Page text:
History Of A Coastside Musician: Fayden’s Story

On that sizzling hot weekend a few days ago, Coastside musician/artist Fayden drove from Half Moon Bay to Redwood City where he had a musical reunion with friends he hadn’t seen in 38 years.

The guys rented a hall that wasn’t air conditioned “so playing acid rock four-feet up on a stage full of Marshall amps was brutal—— but fun!!!”

When I arrived on the Coastside in the early 1970s, everybody knew Fayden. Well…I’ll let him tell his story as a musician, filled with sweet memories…..


“The band I played with was called “Time”; we were a major player on the peninsula,we played with Country Joe and the Fish, and released a 45.

Before this (and what really made me want to be in music) I knew a wonderful
Italian family who lived down the street from where I grew up.They kind of adopted me
(my parents weren’t home much) and I was there more than not.

The dad was in partnership with two other guys who managed the “New Bedouins”.
He would take me to their performances, and sometimes the group would let me sit in for the
warm-ups as the drummer usually didn’t arrive until the last minute
from his regular job.

This group became the original “Grassroots” that did “Where were you when I needed you?”, and “Mr.Jones”, by Bob Dylan.

Anyway, I popped my lung singing with the band “Time” (acid rock),and so had to start playing more acoustically/folk type music,

I went to Hollywood and worked with Jackson Browne, Dobie Gray, Karen Gunderson (New Christy Minstrels), Lee Mallory (Millennium).

Half the time I was in Hollywood, the other half in the Bay Area– when up here I lived with Ron and Sue Wickersham. Ron was the main
engineer/electrical genius for Pacific recording on El Camino Real and Hwy 92. I got to work with a lot of the people from the Avalon/Fillmore, Tony Lenzini (Steve Miller) Cork Seagull,
Fred Catero, David Rubinson (San Francisco records),

Backin the sixties musicians ran around like a bunch of quaking ducklings whoever was around played, and it was wonderful!!!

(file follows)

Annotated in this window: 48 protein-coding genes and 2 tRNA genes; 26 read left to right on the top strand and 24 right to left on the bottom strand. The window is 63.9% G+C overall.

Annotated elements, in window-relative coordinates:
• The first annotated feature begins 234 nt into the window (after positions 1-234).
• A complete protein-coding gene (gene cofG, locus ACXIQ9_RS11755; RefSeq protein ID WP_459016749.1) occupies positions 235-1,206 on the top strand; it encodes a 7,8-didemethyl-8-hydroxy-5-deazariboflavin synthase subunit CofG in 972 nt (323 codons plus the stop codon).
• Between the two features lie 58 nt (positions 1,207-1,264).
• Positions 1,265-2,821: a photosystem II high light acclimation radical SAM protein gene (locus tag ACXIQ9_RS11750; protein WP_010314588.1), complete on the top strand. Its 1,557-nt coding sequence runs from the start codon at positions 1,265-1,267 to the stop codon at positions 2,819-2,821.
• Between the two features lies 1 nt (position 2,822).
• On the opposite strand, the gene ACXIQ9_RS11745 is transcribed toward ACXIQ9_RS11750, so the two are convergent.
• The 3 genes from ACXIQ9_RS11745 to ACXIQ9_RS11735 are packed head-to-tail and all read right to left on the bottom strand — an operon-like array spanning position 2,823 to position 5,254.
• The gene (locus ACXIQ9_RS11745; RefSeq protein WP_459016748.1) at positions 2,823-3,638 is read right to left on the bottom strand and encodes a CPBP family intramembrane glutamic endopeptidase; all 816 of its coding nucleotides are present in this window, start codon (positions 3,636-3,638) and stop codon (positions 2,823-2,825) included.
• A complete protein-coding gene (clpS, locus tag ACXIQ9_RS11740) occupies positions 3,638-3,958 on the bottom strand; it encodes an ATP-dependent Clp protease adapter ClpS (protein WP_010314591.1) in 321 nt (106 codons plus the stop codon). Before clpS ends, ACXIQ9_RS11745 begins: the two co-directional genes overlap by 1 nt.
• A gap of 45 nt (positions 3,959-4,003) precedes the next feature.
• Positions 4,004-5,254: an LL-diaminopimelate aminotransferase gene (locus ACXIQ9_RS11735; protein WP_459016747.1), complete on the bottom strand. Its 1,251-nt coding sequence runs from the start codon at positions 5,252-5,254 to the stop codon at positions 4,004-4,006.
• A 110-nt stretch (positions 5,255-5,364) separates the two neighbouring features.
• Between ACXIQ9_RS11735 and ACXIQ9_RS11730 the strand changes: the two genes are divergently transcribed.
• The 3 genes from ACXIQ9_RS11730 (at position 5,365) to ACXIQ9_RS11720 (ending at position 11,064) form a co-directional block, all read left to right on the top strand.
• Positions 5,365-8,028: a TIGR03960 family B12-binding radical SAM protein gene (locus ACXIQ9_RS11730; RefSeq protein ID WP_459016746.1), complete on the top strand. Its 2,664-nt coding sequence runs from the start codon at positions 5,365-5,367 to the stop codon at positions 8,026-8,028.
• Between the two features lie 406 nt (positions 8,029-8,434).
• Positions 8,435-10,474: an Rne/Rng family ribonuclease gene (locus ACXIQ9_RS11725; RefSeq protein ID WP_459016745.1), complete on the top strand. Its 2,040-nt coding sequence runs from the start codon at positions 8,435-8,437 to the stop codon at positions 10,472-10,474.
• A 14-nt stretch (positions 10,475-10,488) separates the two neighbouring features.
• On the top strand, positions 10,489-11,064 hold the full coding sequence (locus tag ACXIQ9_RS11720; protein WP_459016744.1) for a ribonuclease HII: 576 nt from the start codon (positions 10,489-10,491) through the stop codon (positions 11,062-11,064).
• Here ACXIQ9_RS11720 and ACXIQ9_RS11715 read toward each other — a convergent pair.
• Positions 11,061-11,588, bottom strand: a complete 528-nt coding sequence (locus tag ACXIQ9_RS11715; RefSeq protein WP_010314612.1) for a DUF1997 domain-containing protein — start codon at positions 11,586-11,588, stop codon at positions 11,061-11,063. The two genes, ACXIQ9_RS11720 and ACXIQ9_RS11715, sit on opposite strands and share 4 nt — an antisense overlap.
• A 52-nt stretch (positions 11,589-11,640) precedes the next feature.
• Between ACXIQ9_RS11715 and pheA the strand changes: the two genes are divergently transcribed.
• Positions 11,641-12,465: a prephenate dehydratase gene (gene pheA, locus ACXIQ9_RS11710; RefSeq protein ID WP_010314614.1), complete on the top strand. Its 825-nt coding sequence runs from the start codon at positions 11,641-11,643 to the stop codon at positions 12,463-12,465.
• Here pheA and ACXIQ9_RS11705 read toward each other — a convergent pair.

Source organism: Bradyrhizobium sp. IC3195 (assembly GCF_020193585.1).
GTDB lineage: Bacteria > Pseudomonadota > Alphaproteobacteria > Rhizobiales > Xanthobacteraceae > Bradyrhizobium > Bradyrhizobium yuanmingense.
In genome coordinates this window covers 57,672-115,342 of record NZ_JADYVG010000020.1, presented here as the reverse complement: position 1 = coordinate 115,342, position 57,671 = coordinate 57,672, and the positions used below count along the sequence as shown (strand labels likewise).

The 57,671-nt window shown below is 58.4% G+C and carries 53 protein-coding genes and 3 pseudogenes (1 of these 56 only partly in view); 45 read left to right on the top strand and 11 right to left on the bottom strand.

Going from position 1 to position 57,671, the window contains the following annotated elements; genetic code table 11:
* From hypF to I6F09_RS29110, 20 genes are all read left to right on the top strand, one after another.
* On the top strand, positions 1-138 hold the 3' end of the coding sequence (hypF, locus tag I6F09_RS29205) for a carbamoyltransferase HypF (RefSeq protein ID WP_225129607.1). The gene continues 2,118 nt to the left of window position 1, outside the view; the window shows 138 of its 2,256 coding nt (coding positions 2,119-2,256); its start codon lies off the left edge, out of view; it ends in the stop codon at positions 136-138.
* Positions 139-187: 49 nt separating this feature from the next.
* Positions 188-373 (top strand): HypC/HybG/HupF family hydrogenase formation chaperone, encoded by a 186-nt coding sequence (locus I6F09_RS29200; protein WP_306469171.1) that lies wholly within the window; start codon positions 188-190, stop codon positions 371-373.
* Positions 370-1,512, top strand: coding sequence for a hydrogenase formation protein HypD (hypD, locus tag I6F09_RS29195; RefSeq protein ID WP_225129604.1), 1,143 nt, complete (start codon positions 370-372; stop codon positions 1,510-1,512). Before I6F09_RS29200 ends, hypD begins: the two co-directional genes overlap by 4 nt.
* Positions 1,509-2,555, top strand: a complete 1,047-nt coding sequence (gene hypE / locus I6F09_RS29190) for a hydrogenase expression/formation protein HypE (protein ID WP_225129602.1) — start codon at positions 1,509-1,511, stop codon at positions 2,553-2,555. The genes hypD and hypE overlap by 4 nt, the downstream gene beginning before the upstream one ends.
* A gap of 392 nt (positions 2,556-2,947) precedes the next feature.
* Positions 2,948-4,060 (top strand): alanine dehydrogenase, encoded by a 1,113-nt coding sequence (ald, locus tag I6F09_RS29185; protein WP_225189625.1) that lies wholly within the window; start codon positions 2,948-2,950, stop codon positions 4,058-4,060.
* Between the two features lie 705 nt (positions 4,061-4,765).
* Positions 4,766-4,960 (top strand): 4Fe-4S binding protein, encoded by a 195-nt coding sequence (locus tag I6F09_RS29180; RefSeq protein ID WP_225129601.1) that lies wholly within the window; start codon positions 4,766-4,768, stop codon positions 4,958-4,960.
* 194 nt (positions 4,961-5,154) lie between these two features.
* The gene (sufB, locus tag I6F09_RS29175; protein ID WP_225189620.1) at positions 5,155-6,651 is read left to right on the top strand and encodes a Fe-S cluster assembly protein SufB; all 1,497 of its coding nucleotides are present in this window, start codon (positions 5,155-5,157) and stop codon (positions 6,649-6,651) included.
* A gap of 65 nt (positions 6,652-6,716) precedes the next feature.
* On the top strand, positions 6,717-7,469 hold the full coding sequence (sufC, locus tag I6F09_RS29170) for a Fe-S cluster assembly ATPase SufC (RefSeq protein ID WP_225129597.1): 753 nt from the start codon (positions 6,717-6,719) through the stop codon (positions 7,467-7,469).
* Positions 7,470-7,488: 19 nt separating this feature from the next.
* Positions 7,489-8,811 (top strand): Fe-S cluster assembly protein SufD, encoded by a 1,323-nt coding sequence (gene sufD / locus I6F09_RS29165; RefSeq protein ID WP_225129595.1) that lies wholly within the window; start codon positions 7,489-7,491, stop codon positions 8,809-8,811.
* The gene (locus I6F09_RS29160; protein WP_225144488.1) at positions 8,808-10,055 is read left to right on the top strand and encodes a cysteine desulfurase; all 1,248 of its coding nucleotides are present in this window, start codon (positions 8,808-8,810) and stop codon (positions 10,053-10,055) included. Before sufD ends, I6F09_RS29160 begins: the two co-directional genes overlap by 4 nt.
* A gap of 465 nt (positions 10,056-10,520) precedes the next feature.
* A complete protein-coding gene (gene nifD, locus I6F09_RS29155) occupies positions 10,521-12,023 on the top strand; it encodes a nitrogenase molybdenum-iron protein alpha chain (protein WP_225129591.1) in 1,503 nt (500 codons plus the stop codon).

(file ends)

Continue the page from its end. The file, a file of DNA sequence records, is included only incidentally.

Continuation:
I had a little shack in El Granada, and was playing over at the Miramar beach Inn (then called the Shelter Inn, then the Spouter Innor visa versa). Patrick Simmons, and Tyranne (went on to be DoobieBros.), and Peter Grant (played with the “Dead”), and I played there.
Also Mike Mindell (Uncle Jim’s music), Sonny Terry, Brownie Mcghee,Jesse (the lonecat) Fuller (wrote San Francisco Bay Blues), TomScribner(played musical saw on a Beatles song), Hot Tuna and the list goes on.

Clay Fountain, Mike Conrad, Bill Middlejohn, Harry Moore, Kay Quadra,Anthrax (Electra records), so many people (the regulars) played atthe Shelter/Spouter Inn and we all played together later in the

I went to Europe and cut a solo album while on tour with a groupcalled “Steam Hammer”. This was a side group for Ion Anderson. While there I was offered a chance to be in the “Doobie Bros.” by the man who gotthe front money from Warner Bros., His name was Paul–he was one
of the guys from the group “The Mojo Men” who took their royalties and built and owned Pacific Recording where just about all of thesixties albums were made.

If I had known Pat, and Ty were going to be in the group, I would have probably not opted for the solo l.p. andcome back to the states. My l.p. went to the Cannes music festival (representing Bellaphon records.)

I was the first American to write against the Viet Nam War (outside this country). This l.p was blacklisted in the U.S.A.–however it did really well every where else.

When I got back to the U.S.A., I hooked up playing in smaller coffee houses again, recording and working with other folks, who, like myself, were largely the wind beneath the wings of folks most people have heard of.

Chuck Portz was the bassist in the Turtles– he and I had a little band in Montara in the early 1970s. The last time I played (using my union card) was with Waylon and Willie, substituting
for and “Outlaw”, at the Concord Pavillion in 1976.

Then I started building/repairing guitars instead of playing them.

P.S. I play guitar, bass, banjo, mandolin, dulcimer,keyboards, handsaw, and vocals. A little drums, brass, and fiddle.

I’ve written hundreds of songs.

I play and write in a John Fahey, Leo Kottke, style however usually
end up jamming with people in a bluegrass or blues capacity.